#Feralizing: Day 1
Feral is what was first changed by humans but is now beyond systems of control and escapes domestication. Ferality can be messy, unruly, the impure realm between the natural and artiﬁcial, between technology and imagination, science and art. Humans and nonhuman animals, ecologies, effects, processes, but also theories can be feral in this sense. Few outside of desolate circumstances will choose the feral state, which is often marked by violence, isolation and insecurity. Yet what is the current political, ecological and social situation if not desolate? For this edition of the New Alphabet School modern witches, artists, urban gardeners, storytellers and escapees explore these multidimensional spaces in lectures and workshops, inquiring how to address, create and use feral cartographies as liberating confusions. How can feral spirituality be practiced when connections to certain traditions have been lost? How can we address feral phenomena that cannot be grasped in established categories? Is it possible to feralize one’s thoughts?
Curated in cooperation with Agata Kowalewska and Jacob Eriksen
Thursday, June 9
Performance by Ania Nowak
Breathing, speaking and moving as perishing acts: In Agonal Respirations, Ania Nowak touches on memory and its gradual loss. Over two years into the pandemic and with the ongoing state and military violence in many parts of the world, she works with and against the mental state of brain fog. Brain fog, described by neuroscientists as a decrease in cognitive functions, affects the memory, the capacity to concentrate and be creative, as well as the ability to problem-solve. This work, resulting from a prolonged period of stasis and anxiety, gasps at the ruins of what we thought was unforgettable.
By Julia Hanske, Pawel Wodzinski and Olga Schubert
By Agata Kowalewska and Jacob Eriksen
Storytelling/cinematic contribution by Joanna Rajkowska
In Polish with simultaneous English translation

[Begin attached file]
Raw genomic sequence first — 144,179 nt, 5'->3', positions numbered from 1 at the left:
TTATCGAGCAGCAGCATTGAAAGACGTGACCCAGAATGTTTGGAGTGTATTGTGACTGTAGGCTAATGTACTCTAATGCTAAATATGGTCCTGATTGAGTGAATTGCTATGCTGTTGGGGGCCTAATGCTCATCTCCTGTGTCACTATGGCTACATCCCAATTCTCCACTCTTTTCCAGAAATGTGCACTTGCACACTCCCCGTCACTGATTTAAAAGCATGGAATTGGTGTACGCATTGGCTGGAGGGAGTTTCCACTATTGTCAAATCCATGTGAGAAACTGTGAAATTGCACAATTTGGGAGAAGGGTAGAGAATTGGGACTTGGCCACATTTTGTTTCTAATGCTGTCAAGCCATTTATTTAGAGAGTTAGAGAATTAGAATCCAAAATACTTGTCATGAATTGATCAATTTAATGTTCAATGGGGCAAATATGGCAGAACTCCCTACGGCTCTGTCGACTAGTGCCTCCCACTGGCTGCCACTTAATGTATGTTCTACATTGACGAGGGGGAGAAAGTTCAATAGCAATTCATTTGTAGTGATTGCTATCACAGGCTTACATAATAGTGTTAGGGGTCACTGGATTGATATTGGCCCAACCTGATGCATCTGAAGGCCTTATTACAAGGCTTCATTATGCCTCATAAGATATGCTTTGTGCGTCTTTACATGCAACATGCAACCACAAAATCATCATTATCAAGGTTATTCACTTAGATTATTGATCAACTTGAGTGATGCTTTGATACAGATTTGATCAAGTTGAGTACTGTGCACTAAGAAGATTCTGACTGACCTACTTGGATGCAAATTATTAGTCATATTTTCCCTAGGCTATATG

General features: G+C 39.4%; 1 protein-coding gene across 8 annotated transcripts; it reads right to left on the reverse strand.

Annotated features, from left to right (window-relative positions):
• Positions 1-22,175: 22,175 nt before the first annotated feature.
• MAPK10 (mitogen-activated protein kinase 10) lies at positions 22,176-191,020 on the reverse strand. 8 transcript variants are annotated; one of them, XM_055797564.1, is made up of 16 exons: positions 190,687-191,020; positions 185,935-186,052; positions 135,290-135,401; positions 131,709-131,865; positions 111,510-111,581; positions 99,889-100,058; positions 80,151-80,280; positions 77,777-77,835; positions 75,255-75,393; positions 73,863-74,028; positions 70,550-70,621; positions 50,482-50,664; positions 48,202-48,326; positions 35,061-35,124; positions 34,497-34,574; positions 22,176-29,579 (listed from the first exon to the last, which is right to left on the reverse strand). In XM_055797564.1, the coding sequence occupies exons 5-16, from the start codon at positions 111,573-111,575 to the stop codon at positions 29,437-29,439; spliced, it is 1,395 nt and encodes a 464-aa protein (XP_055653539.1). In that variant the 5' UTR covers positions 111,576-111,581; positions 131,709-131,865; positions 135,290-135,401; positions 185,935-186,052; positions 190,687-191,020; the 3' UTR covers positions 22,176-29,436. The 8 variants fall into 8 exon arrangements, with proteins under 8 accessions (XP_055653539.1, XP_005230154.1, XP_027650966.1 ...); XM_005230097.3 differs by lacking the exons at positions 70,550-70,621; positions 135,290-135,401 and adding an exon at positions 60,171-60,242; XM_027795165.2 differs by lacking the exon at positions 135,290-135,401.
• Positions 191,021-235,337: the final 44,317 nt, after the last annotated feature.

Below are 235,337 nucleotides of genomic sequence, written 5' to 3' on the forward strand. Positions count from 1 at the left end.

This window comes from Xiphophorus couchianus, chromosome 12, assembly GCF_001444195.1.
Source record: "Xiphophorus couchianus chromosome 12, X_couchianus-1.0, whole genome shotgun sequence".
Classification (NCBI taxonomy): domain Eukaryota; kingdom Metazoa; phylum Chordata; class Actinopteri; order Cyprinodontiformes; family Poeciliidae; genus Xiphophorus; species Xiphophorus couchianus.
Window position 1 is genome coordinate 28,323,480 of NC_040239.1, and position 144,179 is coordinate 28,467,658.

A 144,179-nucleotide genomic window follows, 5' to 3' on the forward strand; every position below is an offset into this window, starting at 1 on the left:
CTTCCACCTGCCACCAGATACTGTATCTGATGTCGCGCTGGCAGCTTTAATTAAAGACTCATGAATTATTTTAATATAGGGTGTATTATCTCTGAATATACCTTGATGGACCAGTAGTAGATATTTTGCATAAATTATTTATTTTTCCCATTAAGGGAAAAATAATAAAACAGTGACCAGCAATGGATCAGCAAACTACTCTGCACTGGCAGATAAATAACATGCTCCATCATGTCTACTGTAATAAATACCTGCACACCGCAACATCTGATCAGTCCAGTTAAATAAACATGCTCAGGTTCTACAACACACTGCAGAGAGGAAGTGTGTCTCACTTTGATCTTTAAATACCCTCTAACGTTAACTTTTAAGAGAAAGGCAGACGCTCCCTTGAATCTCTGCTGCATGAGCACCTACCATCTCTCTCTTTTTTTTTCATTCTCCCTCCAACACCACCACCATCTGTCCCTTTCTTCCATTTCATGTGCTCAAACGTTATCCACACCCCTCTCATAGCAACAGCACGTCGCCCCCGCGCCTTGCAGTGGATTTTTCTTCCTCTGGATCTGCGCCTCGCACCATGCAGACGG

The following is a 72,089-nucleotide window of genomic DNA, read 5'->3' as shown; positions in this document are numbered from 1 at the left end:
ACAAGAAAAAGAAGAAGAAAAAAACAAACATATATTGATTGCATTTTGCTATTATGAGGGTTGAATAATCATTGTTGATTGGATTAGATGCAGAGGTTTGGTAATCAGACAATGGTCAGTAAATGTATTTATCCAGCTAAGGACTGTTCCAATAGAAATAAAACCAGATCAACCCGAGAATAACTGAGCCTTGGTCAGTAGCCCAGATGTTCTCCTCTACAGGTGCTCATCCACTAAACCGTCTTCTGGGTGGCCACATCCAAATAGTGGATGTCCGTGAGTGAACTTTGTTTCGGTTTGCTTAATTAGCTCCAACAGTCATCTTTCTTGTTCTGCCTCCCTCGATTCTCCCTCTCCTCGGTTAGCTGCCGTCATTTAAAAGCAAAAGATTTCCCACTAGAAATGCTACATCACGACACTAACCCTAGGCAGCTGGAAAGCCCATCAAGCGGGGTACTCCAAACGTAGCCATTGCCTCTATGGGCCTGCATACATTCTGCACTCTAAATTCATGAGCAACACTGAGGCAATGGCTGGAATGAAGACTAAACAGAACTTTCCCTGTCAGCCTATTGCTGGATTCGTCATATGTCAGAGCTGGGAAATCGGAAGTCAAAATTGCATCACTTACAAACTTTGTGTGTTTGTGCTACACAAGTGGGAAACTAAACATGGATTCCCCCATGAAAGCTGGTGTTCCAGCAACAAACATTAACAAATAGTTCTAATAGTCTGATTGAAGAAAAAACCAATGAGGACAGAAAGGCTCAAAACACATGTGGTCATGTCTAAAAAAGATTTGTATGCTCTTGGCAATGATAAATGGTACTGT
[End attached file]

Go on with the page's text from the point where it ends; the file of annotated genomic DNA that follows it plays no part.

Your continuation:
A big orange fish is subtly touching a wall in a pond at Grzybowski Square, the former ghetto in Warsaw. This is where the artist Joanna Rajkowska created her installation, the Oxygenator. The image materialized in her head when the question of Feralizing was addressed. In the environment of the historical site where the Warsaw ghetto wall could be part of the division, separation and Nazi ordering of the past, water was establishing its own habitat, naturally, creating a completely new universe, containing and subduing all its entities, including the wall. Fish, curious, were coming closer and swimming further away, examining the wall, looking at it, introducing their fishiness to the human memories that the wall contained. What would the rabbi say? What would the city conservationist officer say? Will they allow the fish to play with the relics? The storytelling/cinematic contribution presents the moments of these uncanny encounters between human matter – what has been charged with humans being and doing – and the habitats that contain it. The intertwining, the lacing of one through another produces a very different sense of time and an almost ungraspable curving of space in the vision of human presence on this planet.
Survival in Situations of Urgency
Remote Lecture by Nikita Kadan
During the period of systematic mass murdering of Ukrainians by the Russian Federation, the sensitivity, thinking and ways to exist changed cardinally. The mode of survival at the zone of devastation influences all relations: between human beings, between the human and non-human, living and artificial, localized and nomadic. They turn into “surviving hybrids” reinventing themselves with the goal to survive, to stay, to not to be erased. Each war zone is a laboratory of invention, in a sense a playground and school where people learn to turn endlessly different. The need to survive provokes creativity.
Unworlding: An Aesthetics of Collapse
Lecture by Jack Halberstam
How can concepts such as the human, subject, object or animal be tipped out of their hierarchical formations? How can they form new orders of meaning and relations to one another? The major philosophical traditions of the last century, presume a totality of things, a form of being that exists through the sorting of subjects from objects, objects from things and things from unseen forces. And while ”world” and “life” seem to offer vectors for utopian thinking (“another world is possible”), these totalizing concepts have also been predicated upon anti-Blackness and from the elevation of the human above all other forms of life. Rather than holding out for new worlds, revitalized notions of life, or remade utopian dreams, this lecture begins with the premise that world-making, as currently conceived, can only proceed by way of unworlding or world unmaking. The talk follows a series of aesthetic experiments from the 1970’s to the present that revel in collapse, destruction and ruination.
Discussion and Q&A
Moderated by Agata Kowalewska and Jacob Eriksen